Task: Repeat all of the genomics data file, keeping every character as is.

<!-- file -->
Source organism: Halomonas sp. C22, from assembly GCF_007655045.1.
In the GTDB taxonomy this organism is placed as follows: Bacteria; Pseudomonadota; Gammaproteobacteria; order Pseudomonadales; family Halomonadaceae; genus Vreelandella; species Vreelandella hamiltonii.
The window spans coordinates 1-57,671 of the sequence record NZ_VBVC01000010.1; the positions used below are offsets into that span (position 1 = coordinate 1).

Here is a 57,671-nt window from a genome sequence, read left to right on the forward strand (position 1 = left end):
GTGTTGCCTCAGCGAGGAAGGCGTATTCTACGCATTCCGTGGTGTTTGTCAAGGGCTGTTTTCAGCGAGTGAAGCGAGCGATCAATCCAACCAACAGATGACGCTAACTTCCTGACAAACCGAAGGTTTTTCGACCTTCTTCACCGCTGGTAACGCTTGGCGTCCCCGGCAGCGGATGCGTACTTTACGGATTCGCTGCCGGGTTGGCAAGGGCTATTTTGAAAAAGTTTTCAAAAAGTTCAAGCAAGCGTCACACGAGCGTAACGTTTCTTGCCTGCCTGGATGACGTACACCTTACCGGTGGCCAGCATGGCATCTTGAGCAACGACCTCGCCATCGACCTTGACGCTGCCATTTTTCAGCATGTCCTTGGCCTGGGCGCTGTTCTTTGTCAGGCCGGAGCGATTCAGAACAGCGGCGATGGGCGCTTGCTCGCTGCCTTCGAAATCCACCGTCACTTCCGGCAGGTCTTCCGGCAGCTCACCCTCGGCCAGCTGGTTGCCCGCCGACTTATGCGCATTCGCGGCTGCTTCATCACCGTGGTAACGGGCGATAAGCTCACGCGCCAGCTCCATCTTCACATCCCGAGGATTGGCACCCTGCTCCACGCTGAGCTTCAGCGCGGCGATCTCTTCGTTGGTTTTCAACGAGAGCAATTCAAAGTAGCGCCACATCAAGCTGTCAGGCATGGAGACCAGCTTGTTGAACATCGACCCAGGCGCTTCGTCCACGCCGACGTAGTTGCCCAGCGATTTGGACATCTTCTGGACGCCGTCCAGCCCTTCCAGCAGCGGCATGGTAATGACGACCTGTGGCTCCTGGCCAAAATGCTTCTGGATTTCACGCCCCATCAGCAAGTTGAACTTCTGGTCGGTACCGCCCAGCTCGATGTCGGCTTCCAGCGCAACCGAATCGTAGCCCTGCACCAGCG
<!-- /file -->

Source organism: Halomonas sp. C22, from assembly GCF_007655045.1.
In the GTDB taxonomy this organism is placed as follows: Bacteria; Pseudomonadota; Gammaproteobacteria; order Pseudomonadales; family Halomonadaceae; genus Vreelandella; species Vreelandella hamiltonii.
The window spans coordinates 1-57,671 of the sequence record NZ_VBVC01000010.1; the positions used below are offsets into that span (position 1 = coordinate 1).

Here is a 57,671-nt window from a genome sequence, read left to right on the forward strand (position 1 = left end):
GTGTTGCCTCAGCGAGGAAGGCGTATTCTACGCATTCCGTGGTGTTTGTCAAGGGCTGTTTTCAGCGAGTGAAGCGAGCGATCAATCCAACCAACAGATGACGCTAACTTCCTGACAAACCGAAGGTTTTTCGACCTTCTTCACCGCTGGTAACGCTTGGCGTCCCCGGCAGCGGATGCGTACTTTACGGATTCGCTGCCGGGTTGGCAAGGGCTATTTTGAAAAAGTTTTCAAAAAGTTCAAGCAAGCGTCACACGAGCGTAACGTTTCTTGCCTGCCTGGATGACGTACACCTTACCGGTGGCCAGCATGGCATCTTGAGCAACGACCTCGCCATCGACCTTGACGCTGCCATTTTTCAGCATGTCCTTGGCCTGGGCGCTGTTCTTTGTCAGGCCGGAGCGATTCAGAACAGCGGCGATGGGCGCTTGCTCGCTGCCTTCGAAATCCACCGTCACTTCCGGCAGGTCTTCCGGCAGCTCACCCTCGGCCAGCTGGTTGCCCGCCGACTTATGCGCATTCGCGGCTGCTTCATCACCGTGGTAACGGGCGATAAGCTCACGCGCCAGCTCCATCTTCACATCCCGAGGATTGGCACCCTGCTCCACGCTGAGCTTCAGCGCGGCGATCTCTTCGTTGGTTTTCAACGAGAGCAATTCAAAGTAGCGCCACATCAAGCTGTCAGGCATGGAGACCAGCTTGTTGAACATCGACCCAGGCGCTTCGTCCACGCCGACGTAGTTGCCCAGCGATTTGGACATCTTCTGGACGCCGTCCAGCCCTTCCAGCAGCGGCATGGTAATGACGACCTGTGGCTCCTGGCCAAAATGCTTCTGGATTTCACGCCCCATCAGCAAGTTGAACTTCTGGTCGGTACCGCCCAGCTCGATGTCGGCTTCCAGCGCAACCGAATCGTAGCCCTGCACCAGCG